In the long list of qualities that trainers wish clients had – strength, flexibility, endurance, etc. – the top of all traits is not physical. The biggest problem for most is simply what’s between their ears.
Many give up without even truly trying. And what does that say about how they treat the rest of their lives?
If it’s acceptable to turn up for training late, is it acceptable to turn up for work late?
What about if it’s okay to put in 80% effort when the workout states to put in 100%? Have you ever done “just enough” at work, or do you truly go all out on every project?
Just looking at the last two – have you ever felt like you weren’t looked at for promotion but couldn’t figure out why? Perhaps laziness is the answer? While not lazy enough to warrant firing (or truthfully, making your boss go through the hiring process to end up with another sand bagger who likely will be just as bad as you, but in a different way) you manage to hang in by virtue of being the devil known, rather than a performance standout.
And this is how working out is. Each session brings a particular mental element that needs improving. I watched a client this morning spend 35 minutes on a single lap of crawling. Given the entire purpose of today’s session was to teach the clients to finally crawl correctly I was delighted. What made it even more fantastic was that for each breach of form there was a 10 push up penalty. For someone who struggles to do a single set of 10 push ups it is quickly obvious why it took her so long as she had to do 80 push ups to complete a single lap of crawling. The crawls were done with a foam roller sideways across the lumbar spine – any form breakdowns and the roller comes off. What made her efforts so spectacular was that even if it meant she dropped it without taking another step she dropped and did 10 push ups. Compare that to the clients who grabbed it with their feet but though, “it didn’t hit the ground, so I don’t have to do push ups”.
Which of those people would you be more inclined to hire if you were looking to employee someone?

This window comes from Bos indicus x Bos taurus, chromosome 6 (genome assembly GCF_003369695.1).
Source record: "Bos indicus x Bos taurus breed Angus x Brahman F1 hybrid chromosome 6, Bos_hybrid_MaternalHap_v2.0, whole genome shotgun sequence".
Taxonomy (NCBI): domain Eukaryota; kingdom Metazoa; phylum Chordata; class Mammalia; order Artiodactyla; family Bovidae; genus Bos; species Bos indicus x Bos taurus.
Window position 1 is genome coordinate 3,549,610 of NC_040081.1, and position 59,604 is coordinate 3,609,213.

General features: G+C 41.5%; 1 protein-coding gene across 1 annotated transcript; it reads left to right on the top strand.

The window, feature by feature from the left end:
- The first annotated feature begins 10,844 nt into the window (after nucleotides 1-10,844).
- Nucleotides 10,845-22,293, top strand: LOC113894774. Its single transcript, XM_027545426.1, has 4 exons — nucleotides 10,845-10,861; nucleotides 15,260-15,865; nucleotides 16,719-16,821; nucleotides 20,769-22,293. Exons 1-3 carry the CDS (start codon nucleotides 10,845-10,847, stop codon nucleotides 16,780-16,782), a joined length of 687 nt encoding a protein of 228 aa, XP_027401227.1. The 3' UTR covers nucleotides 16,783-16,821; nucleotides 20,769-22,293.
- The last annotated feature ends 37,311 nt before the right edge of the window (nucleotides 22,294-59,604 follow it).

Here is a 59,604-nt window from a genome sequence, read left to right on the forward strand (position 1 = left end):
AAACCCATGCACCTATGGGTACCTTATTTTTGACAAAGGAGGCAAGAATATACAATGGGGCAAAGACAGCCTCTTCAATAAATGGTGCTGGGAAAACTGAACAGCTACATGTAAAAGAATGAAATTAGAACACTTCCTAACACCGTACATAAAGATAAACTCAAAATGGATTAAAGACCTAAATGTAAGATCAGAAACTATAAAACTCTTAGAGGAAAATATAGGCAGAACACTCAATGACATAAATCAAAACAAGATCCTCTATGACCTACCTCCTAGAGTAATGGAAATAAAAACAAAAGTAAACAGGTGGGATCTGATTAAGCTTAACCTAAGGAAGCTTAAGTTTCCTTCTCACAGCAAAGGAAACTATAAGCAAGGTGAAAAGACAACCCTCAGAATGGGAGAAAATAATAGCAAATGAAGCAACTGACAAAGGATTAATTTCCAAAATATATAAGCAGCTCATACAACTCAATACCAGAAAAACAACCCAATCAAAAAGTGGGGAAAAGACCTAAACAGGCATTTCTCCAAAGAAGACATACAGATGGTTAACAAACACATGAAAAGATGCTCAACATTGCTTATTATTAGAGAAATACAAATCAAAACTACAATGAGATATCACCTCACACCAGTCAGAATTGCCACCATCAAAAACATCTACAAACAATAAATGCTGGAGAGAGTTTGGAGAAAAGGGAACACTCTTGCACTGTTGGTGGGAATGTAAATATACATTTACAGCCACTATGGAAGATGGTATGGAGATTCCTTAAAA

The skills of life are in evidence during training. Gym time is merely a microcosm of the rest of life that allows us to breakdown and focus on different skills in isolation. Just the same as I can set sessions to focus on your squat, or deadlift, or crawl, I am also setting sessions that test patience, perseverance, toughness, and discipline. Will you actually go all out when the workout says to and face the inevitable detonation after, or will you play it safe? Will you complain when the workout is changed halfway through, or will you take it in your stride and laugh about it? And again, if you were thinking as an employer, or a husband, or someone stuck on a desert island with someone, which traits would you rather they have?
We have three rules at our gym, and the second is “Don’t complain”. Even with it written up on the walls it is amazing how many people fail to realise that they self-sabotage by allowing themselves to be involved in negative self-talk. Their argument for this is that they are using humour to cope with the situation. Yet in every joke there is truth, so what is really being said is, “I can’t cope right now”. Yet the only actual hardship they are facing is shortness of breath. It’s not like anyone is firing live rounds at them, nor are there dangerous wild beasts attacking them, and there certainly isn’t a ninja death squad out to kill them. All there really is, is a little bit of physical discomfort.
At some point, and we can find it in most people quite easily, the thing that really will set them apart from the herd is mental strength. Attitude. It can be developed and it can be improved. To be honest, anyone who is still focused on the shallow physical side of training, and in particular the aesthetic side of training, is largely wasting your time. nailing down the discipline to eat right, go to sleep on time, and turn up and train regularly is a guaranteed way to improve the way you look (and feel). Ignoring the underlying health aspects of training won’t ever see much improvement in anything other than what you see in the mirror. And while having a six-pack can be amusing, it won’t make you many decent friends, and it won’t get you a raise, nor will it help you buy a house. But discipline will do all those things.
This is why we push genuine challenges at our clients every week. Only by pushing them past their boundaries can we help them as people. There is simply no place for the comfort zone in training sessions. Coddling people only serves to make them softer and weaker both mentally and physically. Forget shallow goals like bigger arms, or how you’ll look at a dance party and realise that the only benefits of any true value from physical training are the mental benefits and any training program that doesn’t address these is written by someone with a child’s grasp of where training fits into modern life.
Man evolved as the apex predator by being tough, relentless, cunning, and determined. If you think you have what it takes to be an apex predator then contact us.